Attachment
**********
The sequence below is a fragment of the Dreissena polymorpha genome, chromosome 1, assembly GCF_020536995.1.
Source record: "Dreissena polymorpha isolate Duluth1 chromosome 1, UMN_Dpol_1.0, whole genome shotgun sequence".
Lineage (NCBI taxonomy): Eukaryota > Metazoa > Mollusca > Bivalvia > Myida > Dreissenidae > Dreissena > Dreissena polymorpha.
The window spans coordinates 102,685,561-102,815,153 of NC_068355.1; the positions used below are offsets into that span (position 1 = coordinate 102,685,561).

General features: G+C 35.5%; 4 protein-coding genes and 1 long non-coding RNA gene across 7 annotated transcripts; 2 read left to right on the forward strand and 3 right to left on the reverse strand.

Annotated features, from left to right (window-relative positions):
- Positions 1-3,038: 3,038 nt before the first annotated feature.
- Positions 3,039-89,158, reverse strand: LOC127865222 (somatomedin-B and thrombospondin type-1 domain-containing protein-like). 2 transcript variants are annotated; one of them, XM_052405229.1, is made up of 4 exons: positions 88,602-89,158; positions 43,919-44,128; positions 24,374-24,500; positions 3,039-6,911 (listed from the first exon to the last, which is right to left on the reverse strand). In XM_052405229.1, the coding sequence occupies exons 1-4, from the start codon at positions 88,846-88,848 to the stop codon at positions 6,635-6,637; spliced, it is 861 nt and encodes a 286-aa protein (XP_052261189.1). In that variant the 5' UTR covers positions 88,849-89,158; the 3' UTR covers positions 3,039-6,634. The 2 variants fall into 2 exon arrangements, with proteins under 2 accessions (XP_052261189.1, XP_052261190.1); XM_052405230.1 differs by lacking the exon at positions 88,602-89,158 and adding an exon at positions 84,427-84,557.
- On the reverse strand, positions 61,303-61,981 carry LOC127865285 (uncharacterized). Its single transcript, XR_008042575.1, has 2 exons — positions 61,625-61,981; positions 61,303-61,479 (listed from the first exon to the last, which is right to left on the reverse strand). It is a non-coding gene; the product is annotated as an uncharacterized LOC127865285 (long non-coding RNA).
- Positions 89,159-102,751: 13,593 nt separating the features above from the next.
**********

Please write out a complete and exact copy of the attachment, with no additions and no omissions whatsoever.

The sequence below is a fragment of the Dreissena polymorpha genome, chromosome 1, assembly GCF_020536995.1.
Source record: "Dreissena polymorpha isolate Duluth1 chromosome 1, UMN_Dpol_1.0, whole genome shotgun sequence".
Lineage (NCBI taxonomy): Eukaryota > Metazoa > Mollusca > Bivalvia > Myida > Dreissenidae > Dreissena > Dreissena polymorpha.
The window spans coordinates 102,685,561-102,815,153 of NC_068355.1; the positions used below are offsets into that span (position 1 = coordinate 102,685,561).

General features: G+C 35.5%; 4 protein-coding genes and 1 long non-coding RNA gene across 7 annotated transcripts; 2 read left to right on the forward strand and 3 right to left on the reverse strand.

Annotated features, from left to right (window-relative positions):
- Positions 1-3,038: 3,038 nt before the first annotated feature.
- Positions 3,039-89,158, reverse strand: LOC127865222 (somatomedin-B and thrombospondin type-1 domain-containing protein-like). 2 transcript variants are annotated; one of them, XM_052405229.1, is made up of 4 exons: positions 88,602-89,158; positions 43,919-44,128; positions 24,374-24,500; positions 3,039-6,911 (listed from the first exon to the last, which is right to left on the reverse strand). In XM_052405229.1, the coding sequence occupies exons 1-4, from the start codon at positions 88,846-88,848 to the stop codon at positions 6,635-6,637; spliced, it is 861 nt and encodes a 286-aa protein (XP_052261189.1). In that variant the 5' UTR covers positions 88,849-89,158; the 3' UTR covers positions 3,039-6,634. The 2 variants fall into 2 exon arrangements, with proteins under 2 accessions (XP_052261189.1, XP_052261190.1); XM_052405230.1 differs by lacking the exon at positions 88,602-89,158 and adding an exon at positions 84,427-84,557.
- On the reverse strand, positions 61,303-61,981 carry LOC127865285 (uncharacterized). Its single transcript, XR_008042575.1, has 2 exons — positions 61,625-61,981; positions 61,303-61,479 (listed from the first exon to the last, which is right to left on the reverse strand). It is a non-coding gene; the product is annotated as an uncharacterized LOC127865285 (long non-coding RNA).
- Positions 89,159-102,751: 13,593 nt separating the features above from the next.